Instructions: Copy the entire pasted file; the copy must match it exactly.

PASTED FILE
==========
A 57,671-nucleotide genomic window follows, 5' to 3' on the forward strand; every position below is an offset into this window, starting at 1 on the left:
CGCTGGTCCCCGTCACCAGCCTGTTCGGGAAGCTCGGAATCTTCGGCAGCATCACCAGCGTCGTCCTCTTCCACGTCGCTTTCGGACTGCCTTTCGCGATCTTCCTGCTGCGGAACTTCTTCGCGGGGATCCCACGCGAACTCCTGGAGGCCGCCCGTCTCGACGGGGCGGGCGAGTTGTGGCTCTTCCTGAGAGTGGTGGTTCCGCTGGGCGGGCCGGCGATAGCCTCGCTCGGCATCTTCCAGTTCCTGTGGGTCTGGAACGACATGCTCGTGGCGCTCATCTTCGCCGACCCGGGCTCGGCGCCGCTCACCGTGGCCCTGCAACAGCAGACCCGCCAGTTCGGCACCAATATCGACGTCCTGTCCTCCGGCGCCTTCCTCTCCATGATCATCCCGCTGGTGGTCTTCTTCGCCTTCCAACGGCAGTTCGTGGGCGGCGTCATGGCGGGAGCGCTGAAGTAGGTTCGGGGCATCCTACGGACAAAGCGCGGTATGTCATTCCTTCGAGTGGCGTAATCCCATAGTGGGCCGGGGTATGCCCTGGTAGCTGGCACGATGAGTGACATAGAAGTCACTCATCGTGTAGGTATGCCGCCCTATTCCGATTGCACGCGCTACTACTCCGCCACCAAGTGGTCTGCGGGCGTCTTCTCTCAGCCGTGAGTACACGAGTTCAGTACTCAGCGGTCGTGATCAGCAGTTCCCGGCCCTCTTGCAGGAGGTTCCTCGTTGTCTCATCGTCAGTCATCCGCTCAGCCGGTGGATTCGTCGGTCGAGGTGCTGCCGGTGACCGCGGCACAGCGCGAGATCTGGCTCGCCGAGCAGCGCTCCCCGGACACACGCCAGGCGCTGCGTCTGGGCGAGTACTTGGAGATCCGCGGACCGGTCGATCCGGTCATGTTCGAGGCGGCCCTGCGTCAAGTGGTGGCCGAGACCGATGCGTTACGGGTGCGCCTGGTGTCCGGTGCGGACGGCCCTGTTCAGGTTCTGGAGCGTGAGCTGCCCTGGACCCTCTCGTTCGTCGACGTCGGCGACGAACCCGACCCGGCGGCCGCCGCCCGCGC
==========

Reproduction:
A 57,671-nucleotide genomic window follows, 5' to 3' on the forward strand; every position below is an offset into this window, starting at 1 on the left:
CGCTGGTCCCCGTCACCAGCCTGTTCGGGAAGCTCGGAATCTTCGGCAGCATCACCAGCGTCGTCCTCTTCCACGTCGCTTTCGGACTGCCTTTCGCGATCTTCCTGCTGCGGAACTTCTTCGCGGGGATCCCACGCGAACTCCTGGAGGCCGCCCGTCTCGACGGGGCGGGCGAGTTGTGGCTCTTCCTGAGAGTGGTGGTTCCGCTGGGCGGGCCGGCGATAGCCTCGCTCGGCATCTTCCAGTTCCTGTGGGTCTGGAACGACATGCTCGTGGCGCTCATCTTCGCCGACCCGGGCTCGGCGCCGCTCACCGTGGCCCTGCAACAGCAGACCCGCCAGTTCGGCACCAATATCGACGTCCTGTCCTCCGGCGCCTTCCTCTCCATGATCATCCCGCTGGTGGTCTTCTTCGCCTTCCAACGGCAGTTCGTGGGCGGCGTCATGGCGGGAGCGCTGAAGTAGGTTCGGGGCATCCTACGGACAAAGCGCGGTATGTCATTCCTTCGAGTGGCGTAATCCCATAGTGGGCCGGGGTATGCCCTGGTAGCTGGCACGATGAGTGACATAGAAGTCACTCATCGTGTAGGTATGCCGCCCTATTCCGATTGCACGCGCTACTACTCCGCCACCAAGTGGTCTGCGGGCGTCTTCTCTCAGCCGTGAGTACACGAGTTCAGTACTCAGCGGTCGTGATCAGCAGTTCCCGGCCCTCTTGCAGGAGGTTCCTCGTTGTCTCATCGTCAGTCATCCGCTCAGCCGGTGGATTCGTCGGTCGAGGTGCTGCCGGTGACCGCGGCACAGCGCGAGATCTGGCTCGCCGAGCAGCGCTCCCCGGACACACGCCAGGCGCTGCGTCTGGGCGAGTACTTGGAGATCCGCGGACCGGTCGATCCGGTCATGTTCGAGGCGGCCCTGCGTCAAGTGGTGGCCGAGACCGATGCGTTACGGGTGCGCCTGGTGTCCGGTGCGGACGGCCCTGTTCAGGTTCTGGAGCGTGAGCTGCCCTGGACCCTCTCGTTCGTCGACGTCGGCGACGAACCCGACCCGGCGGCCGCCGCCCGCGC